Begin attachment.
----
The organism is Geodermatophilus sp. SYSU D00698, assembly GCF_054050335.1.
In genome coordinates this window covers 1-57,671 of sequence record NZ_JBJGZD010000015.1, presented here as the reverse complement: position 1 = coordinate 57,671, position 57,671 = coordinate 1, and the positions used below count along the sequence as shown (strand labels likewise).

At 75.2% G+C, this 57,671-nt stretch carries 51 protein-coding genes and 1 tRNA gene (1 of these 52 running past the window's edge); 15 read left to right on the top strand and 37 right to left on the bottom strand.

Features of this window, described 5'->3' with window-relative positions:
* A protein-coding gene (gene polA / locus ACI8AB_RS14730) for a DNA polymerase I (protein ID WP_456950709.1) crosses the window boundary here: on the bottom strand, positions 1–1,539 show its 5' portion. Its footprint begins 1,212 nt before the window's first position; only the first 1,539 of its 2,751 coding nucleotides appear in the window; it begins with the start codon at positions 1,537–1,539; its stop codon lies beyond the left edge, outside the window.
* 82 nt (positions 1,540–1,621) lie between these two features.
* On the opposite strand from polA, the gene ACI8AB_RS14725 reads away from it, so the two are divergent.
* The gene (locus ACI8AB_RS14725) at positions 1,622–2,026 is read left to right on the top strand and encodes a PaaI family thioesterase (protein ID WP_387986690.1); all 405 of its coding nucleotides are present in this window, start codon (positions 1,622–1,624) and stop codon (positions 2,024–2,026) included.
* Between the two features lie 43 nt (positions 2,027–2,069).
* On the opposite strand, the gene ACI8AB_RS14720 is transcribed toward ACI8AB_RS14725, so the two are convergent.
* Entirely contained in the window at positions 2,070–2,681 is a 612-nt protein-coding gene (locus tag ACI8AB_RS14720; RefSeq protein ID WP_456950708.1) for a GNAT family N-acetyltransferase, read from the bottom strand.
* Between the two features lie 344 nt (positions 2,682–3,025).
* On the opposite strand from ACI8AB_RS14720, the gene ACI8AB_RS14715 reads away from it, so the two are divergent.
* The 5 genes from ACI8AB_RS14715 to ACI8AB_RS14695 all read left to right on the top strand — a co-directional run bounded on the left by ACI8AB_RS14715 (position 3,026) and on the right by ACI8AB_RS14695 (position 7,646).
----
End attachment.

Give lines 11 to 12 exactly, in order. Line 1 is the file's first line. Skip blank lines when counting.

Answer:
* Entirely contained in the window at positions 2,070–2,681 is a 612-nt protein-coding gene (locus tag ACI8AB_RS14720; RefSeq protein ID WP_456950708.1) for a GNAT family N-acetyltransferase, read from the bottom strand.
* Between the two features lie 344 nt (positions 2,682–3,025).